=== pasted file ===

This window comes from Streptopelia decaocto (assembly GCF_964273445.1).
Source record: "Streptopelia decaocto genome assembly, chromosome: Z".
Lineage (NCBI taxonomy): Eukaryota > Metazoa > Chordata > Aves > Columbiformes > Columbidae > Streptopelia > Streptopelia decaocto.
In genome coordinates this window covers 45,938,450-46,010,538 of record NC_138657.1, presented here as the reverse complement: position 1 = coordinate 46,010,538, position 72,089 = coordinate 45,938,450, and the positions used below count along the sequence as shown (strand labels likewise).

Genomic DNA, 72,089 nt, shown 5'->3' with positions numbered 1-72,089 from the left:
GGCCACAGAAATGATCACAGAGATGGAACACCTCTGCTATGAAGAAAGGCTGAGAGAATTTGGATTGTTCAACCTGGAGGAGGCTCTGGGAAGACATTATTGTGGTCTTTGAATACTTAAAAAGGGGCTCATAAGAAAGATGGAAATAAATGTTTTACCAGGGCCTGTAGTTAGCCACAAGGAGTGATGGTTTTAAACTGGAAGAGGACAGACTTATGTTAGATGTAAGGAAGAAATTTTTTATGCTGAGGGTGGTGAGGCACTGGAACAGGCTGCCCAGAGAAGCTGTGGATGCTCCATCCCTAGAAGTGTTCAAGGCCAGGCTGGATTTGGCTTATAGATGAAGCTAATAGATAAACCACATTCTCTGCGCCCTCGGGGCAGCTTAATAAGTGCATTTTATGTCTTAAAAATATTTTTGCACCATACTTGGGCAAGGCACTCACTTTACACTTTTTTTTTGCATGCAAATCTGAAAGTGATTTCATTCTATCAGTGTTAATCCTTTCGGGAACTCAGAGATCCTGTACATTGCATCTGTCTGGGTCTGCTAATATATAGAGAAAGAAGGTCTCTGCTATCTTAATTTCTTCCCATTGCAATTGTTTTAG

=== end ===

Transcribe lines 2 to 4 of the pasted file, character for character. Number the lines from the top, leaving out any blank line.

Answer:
Source record: "Streptopelia decaocto genome assembly, chromosome: Z".
Lineage (NCBI taxonomy): Eukaryota > Metazoa > Chordata > Aves > Columbiformes > Columbidae > Streptopelia > Streptopelia decaocto.
In genome coordinates this window covers 45,938,450-46,010,538 of record NC_138657.1, presented here as the reverse complement: position 1 = coordinate 46,010,538, position 72,089 = coordinate 45,938,450, and the positions used below count along the sequence as shown (strand labels likewise).